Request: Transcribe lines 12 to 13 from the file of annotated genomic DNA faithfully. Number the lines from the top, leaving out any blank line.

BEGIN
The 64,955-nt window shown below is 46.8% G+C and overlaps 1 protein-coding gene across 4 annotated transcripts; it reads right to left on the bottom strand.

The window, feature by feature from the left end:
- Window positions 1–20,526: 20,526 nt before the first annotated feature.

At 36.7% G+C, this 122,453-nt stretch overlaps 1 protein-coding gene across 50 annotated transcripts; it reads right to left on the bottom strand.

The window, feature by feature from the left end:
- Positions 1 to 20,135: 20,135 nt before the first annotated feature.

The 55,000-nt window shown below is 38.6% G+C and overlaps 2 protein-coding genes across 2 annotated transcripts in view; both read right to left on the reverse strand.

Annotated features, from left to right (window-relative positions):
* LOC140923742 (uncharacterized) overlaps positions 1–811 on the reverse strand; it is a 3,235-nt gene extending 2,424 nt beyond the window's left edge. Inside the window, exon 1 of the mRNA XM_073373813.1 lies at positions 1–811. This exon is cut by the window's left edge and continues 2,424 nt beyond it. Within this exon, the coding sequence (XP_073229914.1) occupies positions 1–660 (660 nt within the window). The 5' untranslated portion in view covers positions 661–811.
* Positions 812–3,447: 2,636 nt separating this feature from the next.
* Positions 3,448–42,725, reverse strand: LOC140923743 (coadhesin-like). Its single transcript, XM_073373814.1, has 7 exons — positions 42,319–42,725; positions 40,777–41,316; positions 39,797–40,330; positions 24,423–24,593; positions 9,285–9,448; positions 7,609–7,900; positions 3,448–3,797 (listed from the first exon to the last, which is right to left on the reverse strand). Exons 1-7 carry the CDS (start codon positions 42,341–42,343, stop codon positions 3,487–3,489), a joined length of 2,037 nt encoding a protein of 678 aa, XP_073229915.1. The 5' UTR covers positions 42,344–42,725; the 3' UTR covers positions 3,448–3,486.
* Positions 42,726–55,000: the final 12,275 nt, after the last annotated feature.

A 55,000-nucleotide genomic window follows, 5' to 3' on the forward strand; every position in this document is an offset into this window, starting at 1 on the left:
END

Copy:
* Positions 42,726–55,000: the final 12,275 nt, after the last annotated feature.

A 55,000-nucleotide genomic window follows, 5' to 3' on the forward strand; every position in this document is an offset into this window, starting at 1 on the left: